IDEAS home Printed from https://ideas.repec.org/
MyIDEAS: Login to save this article or follow this journal

Military Draft And Economic Growth In Oecd Countries

  • Katarina Keller
  • Panu Poutvaara
  • Andreas Wagener

Economic theory predicts that military conscription is associated with static inefficiencies as well as with dynamic distortions of the accumulation of human and physical capital. Relative to an economy with an all-volunteer force, output levels and growth rates should be lower in countries that rely on a military draft to recruit their army personnel. For OECD countries, we show that military conscription indeed has a statistically significantly negative impact on economic performance.

If you experience problems downloading a file, check if you have the proper application to view it first. In case of further problems read the IDEAS help page. Note that these files are not on the IDEAS site. Please be patient as the files may be large.

File URL: http://hdl.handle.net/10.1080/10242690802332994
Download Restriction: Access to full text is restricted to subscribers.

As the access to this document is restricted, you may want to look for a different version under "Related research" (further below) or search for a different version of it.

Article provided by Taylor & Francis Journals in its journal Defence and Peace Economics.

Volume (Year): 20 (2009)
Issue (Month): 5 (October)
Pages: 373-393

as
in new window

Handle: RePEc:taf:defpea:v:20:y:2009:i:5:p:373-393
Contact details of provider: Web page: http://www.tandfonline.com/GDPE20

Order Information: Web: http://www.tandfonline.com/pricing/journal/GDPE20

References listed on IDEAS
Please report citation or reference errors to , or , if you are the registered author of the cited work, log in to your RePEc Author Service profile, click on "citations" and make appropriate adjustments.:

as in new window
  1. Ram, Rati, 1995. "Defense expenditure and economic growth," Handbook of Defense Economics, in: Keith Hartley & Todd Sandler (ed.), Handbook of Defense Economics, edition 1, volume 1, chapter 10, pages 251-274 Elsevier.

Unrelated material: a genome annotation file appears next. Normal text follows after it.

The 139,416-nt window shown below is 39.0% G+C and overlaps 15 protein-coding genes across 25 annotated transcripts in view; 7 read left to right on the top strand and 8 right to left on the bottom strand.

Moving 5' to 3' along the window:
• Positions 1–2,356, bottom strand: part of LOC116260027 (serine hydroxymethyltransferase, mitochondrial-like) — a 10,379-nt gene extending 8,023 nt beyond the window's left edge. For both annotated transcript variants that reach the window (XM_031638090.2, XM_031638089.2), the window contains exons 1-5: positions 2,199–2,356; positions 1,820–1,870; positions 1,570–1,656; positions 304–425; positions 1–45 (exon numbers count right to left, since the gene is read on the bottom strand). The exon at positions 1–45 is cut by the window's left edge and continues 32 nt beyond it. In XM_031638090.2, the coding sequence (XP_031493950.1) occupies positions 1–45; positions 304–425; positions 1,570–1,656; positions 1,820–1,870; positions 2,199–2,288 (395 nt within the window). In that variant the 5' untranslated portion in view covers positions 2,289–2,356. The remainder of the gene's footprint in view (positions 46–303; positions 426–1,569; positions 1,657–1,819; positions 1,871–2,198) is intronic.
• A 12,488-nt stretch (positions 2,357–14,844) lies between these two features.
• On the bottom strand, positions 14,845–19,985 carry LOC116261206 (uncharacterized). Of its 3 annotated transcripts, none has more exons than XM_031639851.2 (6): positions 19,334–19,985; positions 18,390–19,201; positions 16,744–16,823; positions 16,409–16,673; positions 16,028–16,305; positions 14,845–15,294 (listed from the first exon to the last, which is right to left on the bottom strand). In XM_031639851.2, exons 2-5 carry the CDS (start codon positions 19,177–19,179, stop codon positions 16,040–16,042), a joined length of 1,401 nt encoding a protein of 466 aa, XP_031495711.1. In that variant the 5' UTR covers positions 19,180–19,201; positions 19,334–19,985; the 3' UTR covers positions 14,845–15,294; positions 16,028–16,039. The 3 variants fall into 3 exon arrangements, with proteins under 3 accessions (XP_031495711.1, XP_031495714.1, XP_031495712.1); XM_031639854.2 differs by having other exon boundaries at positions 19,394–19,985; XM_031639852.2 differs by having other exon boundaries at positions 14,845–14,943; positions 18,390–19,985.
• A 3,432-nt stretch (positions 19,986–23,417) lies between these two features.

2. Joshua Angrist, 1989. "Lifetime Earnings and the Vietnam Era Draft Lottery: Evidence from Social Security Administrative Records," Working Papers 631, Princeton University, Department of Economics, Industrial Relations Section..
  3. Morten I. Lau & Panu Poutvaara & Andreas Wagener, 2004. "Dynamic Costs of the Draft," German Economic Review, Verein für Socialpolitik, vol. 5(4), pages 381-406, November.
  4. Nonneman, Walter & Vanhoudt, Patrick, 1996. "A Further Augmentation of the Solow Model and the Empirics of Economic Growth for OECD Countries," The Quarterly Journal of Economics, MIT Press, vol. 111(3), pages 943-53, August.
  5. Spencer, Daniel L & Woroniak, Alexander, 1969. "Valuing Transfer of Military-Acquired Skills to Civilian Employment," Kyklos, Wiley Blackwell, vol. 22(3), pages 467-92.
  6. J Paul Dunne & Ron Smith & Dirk Willenbockel, 2004. "Models of Military Expenditure and Growth: A Critical Review," Working Papers 0408, Department of Accounting, Economics and Finance, Bristol Business School, University of the West of England, Bristol.
  7. Hooker, Mark A & Knetter, Michael M, 1997. "The Effects of Military Spending on Economic Activity: Evidence from State Procurement Spending," Journal of Money, Credit and Banking, Blackwell Publishing, vol. 29(3), pages 400-421, August.
  8. Katarina R. I. Keller & Panu Poutvaara, 2005. "Growth in OECD countries and elsewhere: how much do education and R&D explain?," Economics Bulletin, AccessEcon, vol. 15(16), pages 1-11.